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proper database table with a `ForeignKey``. ``choices`` is
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meant for static data that doesn't change much, if ever.
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db_column
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---------
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The name of the database column to use for this field. If this isn't given,
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Django will use the field's name.
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If your database column name is an SQL reserved word, or contains
503
characters that aren't allowed in Python variable names -- notably, the
504
hyphen -- that's OK. Django quotes column and table names behind the
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scenes.
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db_index
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--------
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If ``True``, ``django-admin.py sqlindexes`` will output a
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``CREATE INDEX`` statement for this field.
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db_tablespace
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-------------
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The name of the database tablespace to use for this field's index, if this field
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is indexed. The default is the project's ``DEFAULT_INDEX_TABLESPACE``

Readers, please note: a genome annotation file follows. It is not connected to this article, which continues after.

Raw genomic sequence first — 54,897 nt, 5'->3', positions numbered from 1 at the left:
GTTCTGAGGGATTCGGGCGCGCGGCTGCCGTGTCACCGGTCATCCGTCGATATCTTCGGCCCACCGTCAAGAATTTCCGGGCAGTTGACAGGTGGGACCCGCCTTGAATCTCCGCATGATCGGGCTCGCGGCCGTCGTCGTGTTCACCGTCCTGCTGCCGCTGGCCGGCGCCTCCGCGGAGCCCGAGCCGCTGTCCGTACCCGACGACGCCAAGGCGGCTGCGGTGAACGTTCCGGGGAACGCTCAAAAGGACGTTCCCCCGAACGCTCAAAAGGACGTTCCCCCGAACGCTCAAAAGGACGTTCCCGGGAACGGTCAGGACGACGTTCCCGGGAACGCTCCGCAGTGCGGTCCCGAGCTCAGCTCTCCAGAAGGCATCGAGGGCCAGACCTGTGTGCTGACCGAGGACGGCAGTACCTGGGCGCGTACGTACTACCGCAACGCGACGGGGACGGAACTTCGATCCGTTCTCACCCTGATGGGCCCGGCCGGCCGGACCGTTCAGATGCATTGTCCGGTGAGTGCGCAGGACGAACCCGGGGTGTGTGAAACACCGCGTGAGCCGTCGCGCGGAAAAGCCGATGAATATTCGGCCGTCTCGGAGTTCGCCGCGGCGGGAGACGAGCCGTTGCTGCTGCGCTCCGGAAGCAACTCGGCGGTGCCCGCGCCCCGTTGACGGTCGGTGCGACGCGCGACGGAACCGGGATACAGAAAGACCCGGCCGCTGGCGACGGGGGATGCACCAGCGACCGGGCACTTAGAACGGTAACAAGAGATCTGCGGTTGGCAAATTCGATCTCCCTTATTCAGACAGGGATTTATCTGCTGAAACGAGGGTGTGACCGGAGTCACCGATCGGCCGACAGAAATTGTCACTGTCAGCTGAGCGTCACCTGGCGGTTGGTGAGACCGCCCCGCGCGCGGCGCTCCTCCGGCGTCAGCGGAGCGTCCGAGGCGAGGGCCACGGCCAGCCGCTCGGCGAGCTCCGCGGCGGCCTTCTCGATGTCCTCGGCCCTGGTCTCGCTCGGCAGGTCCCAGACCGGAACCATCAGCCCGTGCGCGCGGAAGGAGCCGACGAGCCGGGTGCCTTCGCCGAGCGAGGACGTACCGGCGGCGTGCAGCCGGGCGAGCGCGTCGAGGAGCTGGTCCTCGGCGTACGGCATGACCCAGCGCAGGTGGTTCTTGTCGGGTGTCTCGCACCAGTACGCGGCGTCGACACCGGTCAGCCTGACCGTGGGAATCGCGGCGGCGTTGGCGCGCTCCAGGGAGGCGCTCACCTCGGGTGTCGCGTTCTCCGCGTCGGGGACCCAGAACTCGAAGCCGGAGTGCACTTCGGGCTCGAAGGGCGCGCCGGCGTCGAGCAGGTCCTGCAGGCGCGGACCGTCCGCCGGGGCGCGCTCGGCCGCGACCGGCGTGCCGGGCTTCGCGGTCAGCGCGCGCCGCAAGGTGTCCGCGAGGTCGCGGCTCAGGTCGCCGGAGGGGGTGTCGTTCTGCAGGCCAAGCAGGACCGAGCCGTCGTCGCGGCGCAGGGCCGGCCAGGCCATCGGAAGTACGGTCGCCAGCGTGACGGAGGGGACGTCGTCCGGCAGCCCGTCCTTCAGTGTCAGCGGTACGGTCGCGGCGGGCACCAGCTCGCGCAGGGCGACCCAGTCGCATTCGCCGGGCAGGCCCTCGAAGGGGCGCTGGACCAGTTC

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setting, if set, or the ``db_tablespace`` of the model, if any. If
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the backend doesn't support tablespaces, this option is ignored.
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default
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-------
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The default value for the field. This can be a value or a callable object. If
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callable it will be called every time a new object is created.
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editable
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--------
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If ``False``, the field will not be editable in the admin or via forms
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automatically generated from the model class. Default is ``True``.
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help_text
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---------
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Extra "help" text to be displayed under the field on the object's admin form.
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It's useful for documentation even if your object doesn't have an admin form.
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Note that this value is *not* HTML-escaped when it's displayed in the admin
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interface. This lets you include HTML in ``help_text`` if you so